Toby was a renowned ghost hunter and was in Rothewell pursuing Walking John, a 17th Century ghost, who has haunted the woods outside the village for almost three centuries. John Barrow had been a smuggler who died in terrible circumstances. No villager will venture into the woods at night.

Toby was staying in Walking John’s home, Barrow House, a lonely stone building on the edge of the woods at the time of his death.  He died from injuries suffered in a fall from the cliffs overlooking Blood Moon Bay.

Drew comes to Barrow House to make inquiries about Toby. There are suspicions his death was neither an accident nor suicide.

A fighter pilot during WW I Drew was emotionally damaged during the war.

With regard to ghosts Jillian approaches her first night alone at Barrow House with conviction:

           I did not believe in ghosts. Of course I didn’t – no
           sane person believed in ghosts. 

I believed in Oxford, and cobblestoned squares, and old bricks thick with ivy, and rainy days curled up reading books. I believed in my mother’s strong coffee and in the lonely, aching scent of early dawn before anyone else in my boardinghouse was awake. I believed in my favourite men’s cardigan and the way the wind felt on the back of my neck. I believed in life as it lay before me, spinning out slowly, day after day of warm springs and thurderstorms and laughter. These were the things I believed in.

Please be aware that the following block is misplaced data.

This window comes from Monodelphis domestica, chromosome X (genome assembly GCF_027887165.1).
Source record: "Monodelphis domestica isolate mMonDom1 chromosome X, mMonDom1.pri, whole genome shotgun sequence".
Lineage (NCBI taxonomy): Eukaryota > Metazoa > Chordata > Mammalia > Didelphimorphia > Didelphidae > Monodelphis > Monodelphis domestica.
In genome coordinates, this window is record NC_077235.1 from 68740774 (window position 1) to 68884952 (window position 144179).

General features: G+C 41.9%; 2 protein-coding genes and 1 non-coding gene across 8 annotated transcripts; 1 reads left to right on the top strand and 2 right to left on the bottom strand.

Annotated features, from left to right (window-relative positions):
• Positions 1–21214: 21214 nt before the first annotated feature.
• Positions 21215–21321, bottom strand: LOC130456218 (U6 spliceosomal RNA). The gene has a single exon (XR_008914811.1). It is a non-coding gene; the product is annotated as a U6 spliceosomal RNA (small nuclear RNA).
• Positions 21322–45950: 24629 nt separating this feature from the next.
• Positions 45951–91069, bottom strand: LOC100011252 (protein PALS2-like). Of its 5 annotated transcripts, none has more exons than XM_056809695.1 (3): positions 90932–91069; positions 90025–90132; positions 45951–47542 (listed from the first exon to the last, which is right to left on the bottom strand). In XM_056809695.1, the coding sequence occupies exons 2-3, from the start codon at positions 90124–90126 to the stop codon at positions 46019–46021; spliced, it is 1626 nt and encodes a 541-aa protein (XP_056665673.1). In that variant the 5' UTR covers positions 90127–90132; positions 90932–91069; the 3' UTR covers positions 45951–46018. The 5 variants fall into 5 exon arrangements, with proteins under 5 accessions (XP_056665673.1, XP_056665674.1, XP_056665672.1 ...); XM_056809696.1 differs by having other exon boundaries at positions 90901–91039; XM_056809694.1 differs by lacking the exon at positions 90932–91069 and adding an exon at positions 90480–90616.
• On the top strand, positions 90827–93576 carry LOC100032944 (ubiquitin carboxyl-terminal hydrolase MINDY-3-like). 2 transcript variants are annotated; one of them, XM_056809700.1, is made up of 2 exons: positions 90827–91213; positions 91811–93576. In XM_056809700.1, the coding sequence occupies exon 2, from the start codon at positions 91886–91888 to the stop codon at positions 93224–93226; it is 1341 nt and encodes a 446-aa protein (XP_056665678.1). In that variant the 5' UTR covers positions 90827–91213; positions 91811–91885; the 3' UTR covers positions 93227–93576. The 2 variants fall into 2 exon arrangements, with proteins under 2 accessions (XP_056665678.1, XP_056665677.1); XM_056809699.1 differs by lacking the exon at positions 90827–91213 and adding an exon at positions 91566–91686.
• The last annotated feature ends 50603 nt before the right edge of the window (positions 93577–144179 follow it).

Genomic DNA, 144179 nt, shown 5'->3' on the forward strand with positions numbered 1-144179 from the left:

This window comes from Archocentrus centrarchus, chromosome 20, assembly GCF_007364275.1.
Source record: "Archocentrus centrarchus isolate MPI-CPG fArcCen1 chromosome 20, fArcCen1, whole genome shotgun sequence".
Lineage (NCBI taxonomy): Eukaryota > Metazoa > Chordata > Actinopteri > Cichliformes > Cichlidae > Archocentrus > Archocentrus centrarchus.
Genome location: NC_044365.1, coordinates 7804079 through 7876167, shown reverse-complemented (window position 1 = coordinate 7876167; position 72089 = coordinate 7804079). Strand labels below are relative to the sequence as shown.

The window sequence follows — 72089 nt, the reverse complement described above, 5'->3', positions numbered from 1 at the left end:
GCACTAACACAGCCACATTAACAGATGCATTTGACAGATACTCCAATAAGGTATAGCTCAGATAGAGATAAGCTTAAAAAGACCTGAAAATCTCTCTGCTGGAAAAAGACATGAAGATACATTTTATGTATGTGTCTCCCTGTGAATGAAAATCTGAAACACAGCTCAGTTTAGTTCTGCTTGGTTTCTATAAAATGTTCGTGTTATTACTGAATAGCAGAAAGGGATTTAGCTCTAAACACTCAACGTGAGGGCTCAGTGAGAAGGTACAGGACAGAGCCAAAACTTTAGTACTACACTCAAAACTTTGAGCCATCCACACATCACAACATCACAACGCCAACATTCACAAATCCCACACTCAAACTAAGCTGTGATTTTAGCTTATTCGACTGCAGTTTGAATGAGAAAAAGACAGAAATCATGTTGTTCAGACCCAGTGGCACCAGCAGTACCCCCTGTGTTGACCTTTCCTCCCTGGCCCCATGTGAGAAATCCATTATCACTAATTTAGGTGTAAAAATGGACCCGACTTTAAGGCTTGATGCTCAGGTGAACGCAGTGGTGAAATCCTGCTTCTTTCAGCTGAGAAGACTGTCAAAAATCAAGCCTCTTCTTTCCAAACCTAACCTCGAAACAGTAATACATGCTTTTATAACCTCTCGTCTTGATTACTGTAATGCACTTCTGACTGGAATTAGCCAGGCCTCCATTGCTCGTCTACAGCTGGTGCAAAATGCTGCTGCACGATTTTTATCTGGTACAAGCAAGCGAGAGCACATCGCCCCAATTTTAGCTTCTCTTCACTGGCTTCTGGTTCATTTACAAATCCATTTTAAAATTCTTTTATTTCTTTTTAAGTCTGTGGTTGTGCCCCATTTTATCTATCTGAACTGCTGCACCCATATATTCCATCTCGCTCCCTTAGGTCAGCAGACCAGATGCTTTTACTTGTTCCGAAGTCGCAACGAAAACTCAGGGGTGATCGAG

Curious about Toby’s ghost hunting instruments she experiments with them especially the galvanscope which measures “the electric current generated by an object’s magnetic field”.

As a storm rages outside the house she is reading Toby’s journal when a crash causes her to jump. The fire wavers, lamps go out and there is another crash. Finding a shutter loose she goes outside. While attaching the shutter she “turned to see the garden gate fly open as if thrown by an unseen hand”. She is “overcome, in slick certainty, with sheer terror”. The shaken Jillian pulls her bed away from the window. Her certainty there are no ghosts has been shattered.

The intrepid Jillian assists the Inspector in his inquiries. There is a strong element of a young woman heading into danger alone.

I know my review reflects a prejudice with regard to romantic suspense and is condescending in tone. In my next post I am going to reflect on those personal issues.

I expect readers who enjoy romantic suspense mysteries will enjoy the book. The book is well written. Jillian is a striking character.